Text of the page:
Management of Temporomandibular Joint Pain and Dysfunction

Management of Temporomandibular Joint Pain and Dysfunction

Joseph J. Fantuzzo

Sveta Karelsky

Temporomandibular disorders (TMDs) are conditions affecting or arising from the temporomandibular joint (TMJ), muscles of mastication, or both. TMD typically manifests as pain in the head and neck region and there is often an effect on neighboring structures. The pain can mimic other painful disorders of the head and neck as well. TMDs may be interpreted as facial pain, headaches, earaches, aural fullness, clicking or popping of the ears, mild hearing loss, tinnitus, dizziness, difficulty with mouth opening, chewing or speech, closed or open lock of the TMJ, wear of the occlusal (biting) surfaces of the teeth, joint noises (clicking or popping), and other complaints. TMDs occur in an estimated 5% to 15% of the general population, peaking in young adults age 20 to 40 years. Signs of TMD occur equally in males and females, but symptoms occur and are reported more frequently in women of childbearing age. Approximately 2% of the general population seeks treatment for TMJ-related symptoms (1,2).

Patients with complaints of TMJ-related pain often have parafunctional oral habits or a history of trauma, as well as concomitant medical or psychological conditions. TMJ disorders TMDs may be divided into nonarticular muscle disorders and articular (intracapsular) disorders. Nonarticular disorders include masticatory muscle (myofascial) pain and dysfunction and can commonly be associated with fibromyalgia or other chronic pain states and irritable bowel syndrome (3). Trauma can affect the TMJ itself and associated structures. Articular disorders include osteoarthrosis, inflammatory joint diseases, infections, and benign and malignant lesions.

The role of the otolaryngologist is both to differentiate temporomandibular from other regional pathology and to initiate a treatment plan for the disease. Because of the variety of symptomatic presentations of TMDs patient perceptions of the origin of symptoms vary widely. Patients may be referred to the otolaryngologist for presumed pathology of the ear, sinuses, or parotid gland. It is not uncommon for patients to have been treated for infectious disorders of these structures prior to referral. An appropriate explanation of the anatomic basis of pain must be provided for the patient if trust is to be gained and recommendations are to be carried out. Symptoms and their severity must be accepted as reported and treated accordingly. Accurate diagnosis is important in the development of an effective treatment plan.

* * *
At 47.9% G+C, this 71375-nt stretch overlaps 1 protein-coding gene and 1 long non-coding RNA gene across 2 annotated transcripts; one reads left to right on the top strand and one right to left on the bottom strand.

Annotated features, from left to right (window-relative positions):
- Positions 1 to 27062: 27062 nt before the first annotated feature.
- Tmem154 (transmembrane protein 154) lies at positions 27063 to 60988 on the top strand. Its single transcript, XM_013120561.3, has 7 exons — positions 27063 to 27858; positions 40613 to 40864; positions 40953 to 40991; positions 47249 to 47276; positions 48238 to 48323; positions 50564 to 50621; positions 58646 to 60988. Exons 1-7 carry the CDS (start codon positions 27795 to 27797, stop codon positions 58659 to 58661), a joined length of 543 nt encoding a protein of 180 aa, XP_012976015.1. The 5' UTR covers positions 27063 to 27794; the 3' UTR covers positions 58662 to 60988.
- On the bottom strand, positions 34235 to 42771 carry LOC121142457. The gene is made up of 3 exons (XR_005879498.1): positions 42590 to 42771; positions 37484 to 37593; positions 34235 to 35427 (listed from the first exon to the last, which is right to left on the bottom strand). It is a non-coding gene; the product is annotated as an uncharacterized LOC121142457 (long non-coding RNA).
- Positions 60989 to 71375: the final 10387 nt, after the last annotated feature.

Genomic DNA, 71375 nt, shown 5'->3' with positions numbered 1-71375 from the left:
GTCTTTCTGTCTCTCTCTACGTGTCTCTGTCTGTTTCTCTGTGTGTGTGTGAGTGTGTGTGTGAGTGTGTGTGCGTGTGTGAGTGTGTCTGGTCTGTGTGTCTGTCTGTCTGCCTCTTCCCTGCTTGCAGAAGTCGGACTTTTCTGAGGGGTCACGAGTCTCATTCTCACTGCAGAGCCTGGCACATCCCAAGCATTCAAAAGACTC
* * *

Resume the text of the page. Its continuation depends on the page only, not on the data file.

Patients should be reassured that TMD is generally a benign condition and clinical improvement is expected in time and with appropriate therapy. Complete elimination of symptoms is difficult and at times impossible. The goals of therapy include patient education, alleviation of pain, and improvement in jaw function.

Pain and jaw dysfunction are the hallmarks of TMD, and the pathophysiology, differential diagnosis, and management of the problems behind pain and limited jaw function are the primary focus of this chapter.


The TMJ exists between the base of the skull (temporal bone) and the mandible (condylar process). The articulating bony surfaces, the articular disk, several ligaments, and numerous associated muscles make up the joint (Fig. 54.1). The purpose of the temporomandibular (or craniomandibular) articulation is to provide range of motion and to allow for the functional aspects of the mouth and jaws during breathing, speech articulation, mastication, and swallowing.

Of the bones of the head, only the TMJ and the ossicles of the ear have articulations. The secondary TMJ in humans develops by the 10th week of gestation, from mesenchymal condensations of two separate blastemas for the condyle and temporal bone. The TMJ and ear ossicles are derived from membranous bone (4,5). Superior to the condylar blastema, a band of mesenchymal tissue differentiates into